On November 20th, 2017 I began my new position as the Molecular Technologies Department Research Manager at the Wisconsin Crop Innovation Center. This remarkable facility, gifted from Monsanto to the University of Wisconsin – Madison at the beginning of 2017, is now the largest publically held plant transformation facility in the United States. I am very fortunate to be able to join the team in the early stages of development of what will hopefully grow to become the premier plant transformation center in the world. I hope that my contributions will help toward that effort, and I cannot wait to see what new discoveries we make. I am grateful to my previous post-doctoral mentors for providing me the opportunity to develop skills and resources that have allowed me to land this job, and look forward to continuing to work with each of them in my new capacity.
Very nice animation, describing CRISPR/Cas9, recently released on YouTube by Nature Methods.
The genome sequence of the liverwort Marchantia polymorpha has just been published in Cell. Interest in developing this evolutionarily basal plant as a model system has been increasing in recent years, and we are currently gearing up to see if we are able to successfully transform this plant with Agrobacterium. Figure 1 of the aforementioned Cell paper nicely illustrates where M. polymorpha fits within the basal plants.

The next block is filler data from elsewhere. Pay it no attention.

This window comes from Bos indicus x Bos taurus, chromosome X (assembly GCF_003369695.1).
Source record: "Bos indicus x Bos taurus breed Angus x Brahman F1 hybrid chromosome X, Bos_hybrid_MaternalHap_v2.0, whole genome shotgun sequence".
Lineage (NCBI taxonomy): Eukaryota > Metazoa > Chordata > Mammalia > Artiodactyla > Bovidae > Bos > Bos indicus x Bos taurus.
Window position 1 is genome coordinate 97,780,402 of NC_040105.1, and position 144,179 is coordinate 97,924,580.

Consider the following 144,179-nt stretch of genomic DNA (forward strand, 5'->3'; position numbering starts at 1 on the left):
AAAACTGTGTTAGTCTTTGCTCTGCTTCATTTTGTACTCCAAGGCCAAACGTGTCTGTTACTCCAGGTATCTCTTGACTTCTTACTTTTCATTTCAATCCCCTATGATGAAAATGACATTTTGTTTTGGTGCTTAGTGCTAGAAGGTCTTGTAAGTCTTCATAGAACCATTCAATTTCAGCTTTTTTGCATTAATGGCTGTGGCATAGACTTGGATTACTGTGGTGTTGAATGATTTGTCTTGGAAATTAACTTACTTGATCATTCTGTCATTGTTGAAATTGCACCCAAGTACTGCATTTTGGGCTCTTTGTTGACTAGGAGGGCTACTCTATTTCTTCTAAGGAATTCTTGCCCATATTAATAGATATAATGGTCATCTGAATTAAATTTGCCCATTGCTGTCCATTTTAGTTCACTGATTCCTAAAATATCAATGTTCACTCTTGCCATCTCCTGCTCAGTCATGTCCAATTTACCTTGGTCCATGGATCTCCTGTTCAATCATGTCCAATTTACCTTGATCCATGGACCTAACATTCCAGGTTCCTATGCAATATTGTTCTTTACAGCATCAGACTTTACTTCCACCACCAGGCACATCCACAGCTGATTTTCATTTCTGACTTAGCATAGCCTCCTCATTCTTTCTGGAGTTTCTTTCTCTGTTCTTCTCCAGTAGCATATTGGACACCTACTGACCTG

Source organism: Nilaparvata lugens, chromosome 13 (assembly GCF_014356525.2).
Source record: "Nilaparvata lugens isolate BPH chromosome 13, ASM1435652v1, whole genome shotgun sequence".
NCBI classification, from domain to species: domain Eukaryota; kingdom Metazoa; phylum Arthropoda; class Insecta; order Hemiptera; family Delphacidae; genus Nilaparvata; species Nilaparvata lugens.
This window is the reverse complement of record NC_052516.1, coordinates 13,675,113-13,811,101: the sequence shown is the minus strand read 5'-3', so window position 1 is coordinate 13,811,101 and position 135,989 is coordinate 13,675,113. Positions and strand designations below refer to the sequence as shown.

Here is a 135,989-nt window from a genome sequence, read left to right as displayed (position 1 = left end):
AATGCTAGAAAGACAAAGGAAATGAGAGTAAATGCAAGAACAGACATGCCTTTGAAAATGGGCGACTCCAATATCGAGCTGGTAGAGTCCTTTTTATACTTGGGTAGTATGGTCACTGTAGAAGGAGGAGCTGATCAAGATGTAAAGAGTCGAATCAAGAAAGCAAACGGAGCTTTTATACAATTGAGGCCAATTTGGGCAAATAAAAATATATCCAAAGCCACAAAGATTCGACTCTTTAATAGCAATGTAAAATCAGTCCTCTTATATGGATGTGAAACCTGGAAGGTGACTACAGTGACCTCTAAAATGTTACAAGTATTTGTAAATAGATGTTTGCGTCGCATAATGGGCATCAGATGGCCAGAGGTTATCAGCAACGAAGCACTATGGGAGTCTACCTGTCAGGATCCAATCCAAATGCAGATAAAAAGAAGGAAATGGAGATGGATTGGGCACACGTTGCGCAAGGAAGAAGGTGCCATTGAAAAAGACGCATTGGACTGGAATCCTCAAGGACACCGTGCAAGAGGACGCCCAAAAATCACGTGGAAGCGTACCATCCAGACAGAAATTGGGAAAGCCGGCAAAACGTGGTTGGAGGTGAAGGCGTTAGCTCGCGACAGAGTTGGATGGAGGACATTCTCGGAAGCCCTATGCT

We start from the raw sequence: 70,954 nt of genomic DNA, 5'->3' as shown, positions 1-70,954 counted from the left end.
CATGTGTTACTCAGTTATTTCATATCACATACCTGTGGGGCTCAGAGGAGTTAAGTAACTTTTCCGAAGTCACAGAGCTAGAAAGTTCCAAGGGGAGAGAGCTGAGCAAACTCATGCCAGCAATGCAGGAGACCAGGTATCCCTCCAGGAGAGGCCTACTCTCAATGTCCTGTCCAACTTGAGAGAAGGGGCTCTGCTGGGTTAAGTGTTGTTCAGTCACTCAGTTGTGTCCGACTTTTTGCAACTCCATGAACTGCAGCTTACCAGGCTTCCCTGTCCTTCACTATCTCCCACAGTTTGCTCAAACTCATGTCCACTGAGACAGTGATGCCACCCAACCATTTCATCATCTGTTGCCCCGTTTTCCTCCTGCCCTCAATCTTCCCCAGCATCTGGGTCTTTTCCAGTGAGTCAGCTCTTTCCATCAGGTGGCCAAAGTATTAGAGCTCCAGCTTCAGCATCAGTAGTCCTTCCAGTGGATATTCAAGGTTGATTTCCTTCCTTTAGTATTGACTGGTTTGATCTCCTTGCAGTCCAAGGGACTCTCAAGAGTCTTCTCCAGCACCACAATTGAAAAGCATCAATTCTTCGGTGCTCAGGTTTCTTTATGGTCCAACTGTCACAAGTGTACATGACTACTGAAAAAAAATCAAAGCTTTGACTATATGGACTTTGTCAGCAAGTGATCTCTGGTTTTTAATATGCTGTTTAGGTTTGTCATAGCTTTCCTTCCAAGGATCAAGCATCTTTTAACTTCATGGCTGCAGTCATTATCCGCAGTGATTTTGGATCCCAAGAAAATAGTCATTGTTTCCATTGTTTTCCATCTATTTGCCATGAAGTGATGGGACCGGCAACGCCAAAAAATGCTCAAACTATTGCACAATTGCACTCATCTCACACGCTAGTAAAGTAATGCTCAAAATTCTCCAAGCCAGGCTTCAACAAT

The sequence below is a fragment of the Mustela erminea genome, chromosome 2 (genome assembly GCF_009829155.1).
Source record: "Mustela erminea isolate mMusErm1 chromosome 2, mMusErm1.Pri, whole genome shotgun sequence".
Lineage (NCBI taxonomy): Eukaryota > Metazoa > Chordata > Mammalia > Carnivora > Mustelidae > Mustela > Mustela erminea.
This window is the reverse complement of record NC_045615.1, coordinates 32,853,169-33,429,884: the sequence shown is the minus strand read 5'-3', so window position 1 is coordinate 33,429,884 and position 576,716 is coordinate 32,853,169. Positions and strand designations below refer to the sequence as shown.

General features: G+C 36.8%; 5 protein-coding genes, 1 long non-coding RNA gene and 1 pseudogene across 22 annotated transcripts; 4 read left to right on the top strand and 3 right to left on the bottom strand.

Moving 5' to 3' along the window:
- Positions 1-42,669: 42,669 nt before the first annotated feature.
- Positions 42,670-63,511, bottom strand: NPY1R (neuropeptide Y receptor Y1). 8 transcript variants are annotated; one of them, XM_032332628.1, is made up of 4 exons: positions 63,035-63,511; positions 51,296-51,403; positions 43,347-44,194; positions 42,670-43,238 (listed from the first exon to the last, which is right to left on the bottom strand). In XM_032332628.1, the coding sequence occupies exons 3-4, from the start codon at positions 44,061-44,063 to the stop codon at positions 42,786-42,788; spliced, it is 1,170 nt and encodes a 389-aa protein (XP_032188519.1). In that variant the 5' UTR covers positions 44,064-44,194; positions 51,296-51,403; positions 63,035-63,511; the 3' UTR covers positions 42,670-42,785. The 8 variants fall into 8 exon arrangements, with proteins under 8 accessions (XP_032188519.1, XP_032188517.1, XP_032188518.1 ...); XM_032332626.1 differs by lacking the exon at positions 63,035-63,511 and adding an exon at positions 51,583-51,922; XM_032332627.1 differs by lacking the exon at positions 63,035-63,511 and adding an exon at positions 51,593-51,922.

In the process of designing improvements to some of the tools under development in the lab, as well as engineering a fix for the Modular Cloning kit Level 2 position 5 end linker debacle, I have been making use of the valuable information housed in the Registry of Standard Biological Parts. This remarkable resource provides a vast array of DNA sequences, many of which have been functionally validated, that can be readily adapted for your specific needs. If you are ever faced with a seemingly intractable problem, take a look in the iGEM inventory and see if your creativity isn’t sparked to devise a novel and creative solution or work-around.